Sometimes students ask: why do I have to live on campus? Why am I required to be in the dorms or the Student Apartments until I am twenty-one? Why do I have to pay for a meal plan in the cafeteria? Those are legitimate questions that deserve a thoughtful answer.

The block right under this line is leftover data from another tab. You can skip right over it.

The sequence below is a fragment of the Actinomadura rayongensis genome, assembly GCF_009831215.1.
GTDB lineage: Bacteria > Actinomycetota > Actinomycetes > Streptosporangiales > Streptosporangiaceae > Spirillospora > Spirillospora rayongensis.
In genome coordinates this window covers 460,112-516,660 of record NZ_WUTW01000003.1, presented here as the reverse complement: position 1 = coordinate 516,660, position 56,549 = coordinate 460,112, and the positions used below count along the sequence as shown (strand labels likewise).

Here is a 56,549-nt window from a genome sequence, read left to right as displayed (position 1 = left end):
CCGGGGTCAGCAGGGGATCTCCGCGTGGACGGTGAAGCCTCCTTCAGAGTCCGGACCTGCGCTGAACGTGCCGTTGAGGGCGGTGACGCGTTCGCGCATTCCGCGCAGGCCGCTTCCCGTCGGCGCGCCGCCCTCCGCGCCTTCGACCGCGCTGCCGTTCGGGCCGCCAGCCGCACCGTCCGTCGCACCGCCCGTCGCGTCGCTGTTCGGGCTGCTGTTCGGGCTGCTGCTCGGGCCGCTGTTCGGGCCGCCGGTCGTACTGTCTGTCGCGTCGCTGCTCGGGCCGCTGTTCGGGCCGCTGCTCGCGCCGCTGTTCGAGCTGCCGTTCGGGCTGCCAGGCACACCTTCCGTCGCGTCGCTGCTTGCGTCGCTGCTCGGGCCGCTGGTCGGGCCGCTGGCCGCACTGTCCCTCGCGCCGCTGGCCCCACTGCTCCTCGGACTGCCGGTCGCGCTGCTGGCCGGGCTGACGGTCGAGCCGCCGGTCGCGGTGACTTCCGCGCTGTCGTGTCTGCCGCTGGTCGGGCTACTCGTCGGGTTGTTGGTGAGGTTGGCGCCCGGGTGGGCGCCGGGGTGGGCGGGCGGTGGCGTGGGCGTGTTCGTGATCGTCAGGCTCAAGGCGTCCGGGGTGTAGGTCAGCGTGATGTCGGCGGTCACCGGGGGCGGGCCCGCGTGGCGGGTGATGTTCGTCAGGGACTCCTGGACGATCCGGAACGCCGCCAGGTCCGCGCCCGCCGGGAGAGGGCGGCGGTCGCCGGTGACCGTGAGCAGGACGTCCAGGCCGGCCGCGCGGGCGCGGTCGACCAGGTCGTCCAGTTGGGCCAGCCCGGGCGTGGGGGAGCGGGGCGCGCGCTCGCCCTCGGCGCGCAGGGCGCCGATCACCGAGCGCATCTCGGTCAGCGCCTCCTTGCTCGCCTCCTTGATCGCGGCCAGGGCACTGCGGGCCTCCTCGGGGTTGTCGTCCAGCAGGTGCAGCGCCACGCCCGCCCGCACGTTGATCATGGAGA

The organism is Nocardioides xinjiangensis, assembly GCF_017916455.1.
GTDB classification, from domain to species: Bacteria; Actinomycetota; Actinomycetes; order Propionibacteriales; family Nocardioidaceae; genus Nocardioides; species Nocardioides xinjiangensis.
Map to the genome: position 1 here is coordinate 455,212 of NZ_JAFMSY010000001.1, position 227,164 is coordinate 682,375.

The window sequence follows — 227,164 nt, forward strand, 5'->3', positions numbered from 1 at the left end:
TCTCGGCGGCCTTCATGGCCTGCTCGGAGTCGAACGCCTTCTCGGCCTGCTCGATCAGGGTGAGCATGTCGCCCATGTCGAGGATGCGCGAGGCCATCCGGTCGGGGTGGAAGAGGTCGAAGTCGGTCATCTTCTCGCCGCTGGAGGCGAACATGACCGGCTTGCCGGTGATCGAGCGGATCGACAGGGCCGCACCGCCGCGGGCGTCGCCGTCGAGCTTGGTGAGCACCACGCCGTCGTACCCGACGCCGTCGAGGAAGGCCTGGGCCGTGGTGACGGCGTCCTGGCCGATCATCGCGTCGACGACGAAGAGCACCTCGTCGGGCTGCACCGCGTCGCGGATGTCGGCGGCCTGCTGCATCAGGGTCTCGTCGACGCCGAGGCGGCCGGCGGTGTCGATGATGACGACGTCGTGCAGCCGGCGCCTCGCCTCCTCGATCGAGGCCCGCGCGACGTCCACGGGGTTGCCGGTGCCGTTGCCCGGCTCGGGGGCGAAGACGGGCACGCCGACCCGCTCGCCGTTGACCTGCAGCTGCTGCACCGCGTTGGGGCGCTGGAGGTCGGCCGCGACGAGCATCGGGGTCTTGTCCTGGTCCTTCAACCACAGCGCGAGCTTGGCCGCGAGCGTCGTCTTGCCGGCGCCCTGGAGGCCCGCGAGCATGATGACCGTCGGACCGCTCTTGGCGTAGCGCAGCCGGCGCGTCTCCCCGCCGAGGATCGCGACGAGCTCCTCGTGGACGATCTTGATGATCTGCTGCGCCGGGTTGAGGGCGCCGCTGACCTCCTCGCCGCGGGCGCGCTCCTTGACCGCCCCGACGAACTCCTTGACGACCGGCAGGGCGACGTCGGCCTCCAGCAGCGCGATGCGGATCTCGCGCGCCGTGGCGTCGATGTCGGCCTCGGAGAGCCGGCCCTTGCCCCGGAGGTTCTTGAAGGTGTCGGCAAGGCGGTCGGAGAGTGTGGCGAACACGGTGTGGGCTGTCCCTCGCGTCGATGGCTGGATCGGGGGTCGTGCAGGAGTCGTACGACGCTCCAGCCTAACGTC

Since the Middle Ages, when universities were invented, scholars have known that living in community is incredibly advantageous for learning. In the English universities especially—Oxford and Cambridge—the ideal of living in a “college” was a central feature of university life. The Oxbridge “college” adapts to academia the life of a monastery or priory: instead of monks or friars, the colleges feature students of various ages and “dons” (the professors) living together so that students and professors can have lively exchanges over a meal, a cup of tea, or during a walk in the courtyard. There was a mix of ages in the Oxbridge college—the new undergraduate, the somewhat older student, an older graduate student, the young Don, the older, more experienced Don. In this way, too, the strangeness of university life, where one is pulled out of one’s own city or town and its community and dropped into a new place, is somewhat mitigated by the new, intellectual community one joins. Everyone in this community was, at least ideally, focused on the life of the mind, the world of encountering ideas and mastering new material, and of pushing the boundaries of what is known through research and experimentation. Everyone is there to share ideas, introduce new ideas from one’s own experience and reading and research, challenge one another’s arguments, and push one another into higher achievement, both academically, personally, and spiritually—for, crucially, most medieval colleges retained some connection to a religious order, a saint, or some other religious foundation.